Individuals or companies buying furniture in Africa can shop at local furniture stores or global furniture retailers like IKEA. But both options have pros and cons; For the latter, local furniture stores can lack the quality customers need, while global retailers can not only take several months to ship their products to Africa, but can also be too expensive.
Taeillo, a Lagos-based startup that innovates on these issues of time, quality and cost through its online furniture e-commerce store, has $2.5 million in “expansion” funding from Aruwa Capital, a Nigeria-based early-stage growth capital, raised gender lens funds.
In a statement, Taeillo said it is an alternative for customers who face high furniture import costs (combined with an unstable exchange rate) and endure long waiting times of 3-6 months before the furniture is delivered. “…we offer our customers aesthetically pleasing pieces of furniture at a fraction of the import price and with a 50% reduction in delivery time to around 4-8 weeks,” she continued.
Founded in 2018 by Jumoke Dada, the online furniture retailer sources raw materials from local suppliers and crafts furniture ranging from sofas and beds to chairs and tables, which it sells to consumers and businesses. The company, which is both a manufacturer and a retailer, can be compared to Wayfair and the now-defunct Made.com. However, since it serves a completely different market, Taeillo needed to be authentic with its product offering by incorporating cultural elements (it refers to them as Afrocentric furniture).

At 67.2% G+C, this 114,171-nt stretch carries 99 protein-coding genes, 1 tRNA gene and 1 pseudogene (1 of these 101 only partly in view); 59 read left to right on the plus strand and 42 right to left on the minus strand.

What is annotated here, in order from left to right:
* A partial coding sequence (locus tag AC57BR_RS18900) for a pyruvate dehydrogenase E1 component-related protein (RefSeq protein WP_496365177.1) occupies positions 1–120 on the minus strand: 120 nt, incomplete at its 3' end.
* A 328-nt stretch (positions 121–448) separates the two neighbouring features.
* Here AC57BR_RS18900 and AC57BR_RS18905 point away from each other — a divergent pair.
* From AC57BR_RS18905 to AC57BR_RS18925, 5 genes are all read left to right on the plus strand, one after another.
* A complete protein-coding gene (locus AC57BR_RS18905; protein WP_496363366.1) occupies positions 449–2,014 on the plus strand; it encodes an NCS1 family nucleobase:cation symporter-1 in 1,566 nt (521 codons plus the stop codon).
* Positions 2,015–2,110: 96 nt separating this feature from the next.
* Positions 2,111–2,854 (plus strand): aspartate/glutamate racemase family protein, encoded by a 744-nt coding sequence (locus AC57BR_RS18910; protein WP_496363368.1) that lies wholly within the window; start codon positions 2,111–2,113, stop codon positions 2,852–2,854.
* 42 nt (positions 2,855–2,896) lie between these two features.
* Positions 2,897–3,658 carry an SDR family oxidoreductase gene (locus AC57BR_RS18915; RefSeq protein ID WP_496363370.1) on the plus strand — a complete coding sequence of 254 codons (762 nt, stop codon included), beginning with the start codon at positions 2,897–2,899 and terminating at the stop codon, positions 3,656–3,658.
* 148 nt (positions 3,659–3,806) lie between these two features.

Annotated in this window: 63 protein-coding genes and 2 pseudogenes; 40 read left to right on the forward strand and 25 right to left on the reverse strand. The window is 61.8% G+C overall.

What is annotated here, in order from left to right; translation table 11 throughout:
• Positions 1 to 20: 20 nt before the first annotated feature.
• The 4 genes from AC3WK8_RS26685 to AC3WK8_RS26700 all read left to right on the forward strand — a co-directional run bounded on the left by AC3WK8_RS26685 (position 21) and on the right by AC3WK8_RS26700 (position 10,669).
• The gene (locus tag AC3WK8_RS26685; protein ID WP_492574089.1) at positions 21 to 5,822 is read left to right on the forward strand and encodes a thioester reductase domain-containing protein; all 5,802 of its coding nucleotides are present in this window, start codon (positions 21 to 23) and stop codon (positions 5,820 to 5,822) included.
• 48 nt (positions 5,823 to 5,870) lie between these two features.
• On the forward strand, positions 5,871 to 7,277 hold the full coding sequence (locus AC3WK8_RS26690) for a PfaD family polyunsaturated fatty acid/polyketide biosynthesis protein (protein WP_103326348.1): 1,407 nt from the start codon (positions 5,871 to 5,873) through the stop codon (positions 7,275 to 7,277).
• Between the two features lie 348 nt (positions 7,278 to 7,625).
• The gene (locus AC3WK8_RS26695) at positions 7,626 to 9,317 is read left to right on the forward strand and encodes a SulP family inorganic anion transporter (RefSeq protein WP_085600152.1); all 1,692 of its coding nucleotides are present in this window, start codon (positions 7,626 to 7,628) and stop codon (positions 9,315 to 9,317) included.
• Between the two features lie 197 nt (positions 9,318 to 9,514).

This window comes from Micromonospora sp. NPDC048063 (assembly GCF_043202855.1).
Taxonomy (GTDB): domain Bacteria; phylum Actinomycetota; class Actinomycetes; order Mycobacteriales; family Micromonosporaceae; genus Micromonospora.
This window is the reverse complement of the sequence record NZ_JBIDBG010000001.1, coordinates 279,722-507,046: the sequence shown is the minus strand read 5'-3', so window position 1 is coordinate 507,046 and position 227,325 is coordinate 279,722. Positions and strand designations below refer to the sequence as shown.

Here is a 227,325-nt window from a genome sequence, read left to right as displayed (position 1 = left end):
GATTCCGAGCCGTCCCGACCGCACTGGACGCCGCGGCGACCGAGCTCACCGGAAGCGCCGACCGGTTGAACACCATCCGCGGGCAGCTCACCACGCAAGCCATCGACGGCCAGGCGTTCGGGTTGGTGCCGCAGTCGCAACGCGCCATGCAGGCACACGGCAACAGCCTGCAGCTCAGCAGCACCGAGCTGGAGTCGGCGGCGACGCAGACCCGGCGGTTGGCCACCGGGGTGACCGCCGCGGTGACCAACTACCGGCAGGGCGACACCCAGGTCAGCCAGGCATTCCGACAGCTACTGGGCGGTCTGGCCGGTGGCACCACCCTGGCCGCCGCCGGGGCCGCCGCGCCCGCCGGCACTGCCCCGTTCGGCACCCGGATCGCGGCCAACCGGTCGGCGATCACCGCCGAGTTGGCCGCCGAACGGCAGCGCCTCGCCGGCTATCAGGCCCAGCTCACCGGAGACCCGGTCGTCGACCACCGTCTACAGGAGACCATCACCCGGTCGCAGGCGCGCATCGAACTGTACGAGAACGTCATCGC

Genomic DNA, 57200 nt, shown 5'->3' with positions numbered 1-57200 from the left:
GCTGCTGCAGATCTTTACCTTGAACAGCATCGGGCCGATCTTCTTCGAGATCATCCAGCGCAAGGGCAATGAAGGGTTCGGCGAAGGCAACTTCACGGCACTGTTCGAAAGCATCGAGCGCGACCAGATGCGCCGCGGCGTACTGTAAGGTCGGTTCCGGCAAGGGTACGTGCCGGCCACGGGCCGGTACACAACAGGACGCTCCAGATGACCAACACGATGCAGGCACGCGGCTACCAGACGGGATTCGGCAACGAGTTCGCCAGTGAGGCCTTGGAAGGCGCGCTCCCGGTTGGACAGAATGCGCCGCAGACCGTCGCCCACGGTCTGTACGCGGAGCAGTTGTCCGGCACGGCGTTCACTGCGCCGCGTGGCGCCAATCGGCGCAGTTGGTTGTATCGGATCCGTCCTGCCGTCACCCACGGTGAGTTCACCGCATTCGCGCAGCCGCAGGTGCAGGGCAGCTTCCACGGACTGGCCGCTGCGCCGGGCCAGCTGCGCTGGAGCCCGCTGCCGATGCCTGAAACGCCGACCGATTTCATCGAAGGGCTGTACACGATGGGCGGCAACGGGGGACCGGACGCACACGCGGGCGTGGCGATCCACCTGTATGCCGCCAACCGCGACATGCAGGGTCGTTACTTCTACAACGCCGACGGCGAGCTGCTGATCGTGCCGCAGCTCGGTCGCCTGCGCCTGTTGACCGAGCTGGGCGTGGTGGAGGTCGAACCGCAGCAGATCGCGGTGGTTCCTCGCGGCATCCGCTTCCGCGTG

When Dada launched the platform, the target group was exclusively companies. The first product raised $165,000 in seed funding from investors including CcHUB Growth Capital, Montane Capital and B-Knight. However, in mid-2020, during the pandemic, Taiello turned to a direct-to-consumer approach, leaning on investor leadership and citing an opportunity in the market after several walk-in stores went out of business.
“It was more or less like preparing for opportunity because back then there were a lot of people at home and the leading furniture brands weren’t online to serve them,” CEO Dada told TechCrunch. “Traditional showrooms have also been closed, so this was an opportunity for brands like us to position ourselves and prove that they can buy furniture online without necessarily having to go to showrooms.”
The decision turned out to be a masterpiece; By the time he came to power, Taeillo had sold fewer than 200 pieces of furniture in Nigeria. Its pivot was the launch of the “Amakisi” table (₦29,999/~$85) – a work table and one of its best-selling products – which quickly gained popularity, selling over 1,000 units in six months. Since then, the online furniture manufacturer and retailer has expanded into 10 more product categories, moved to Kenya and shipped more than 10,000 pieces of furniture to over 5,000 customers in both countries.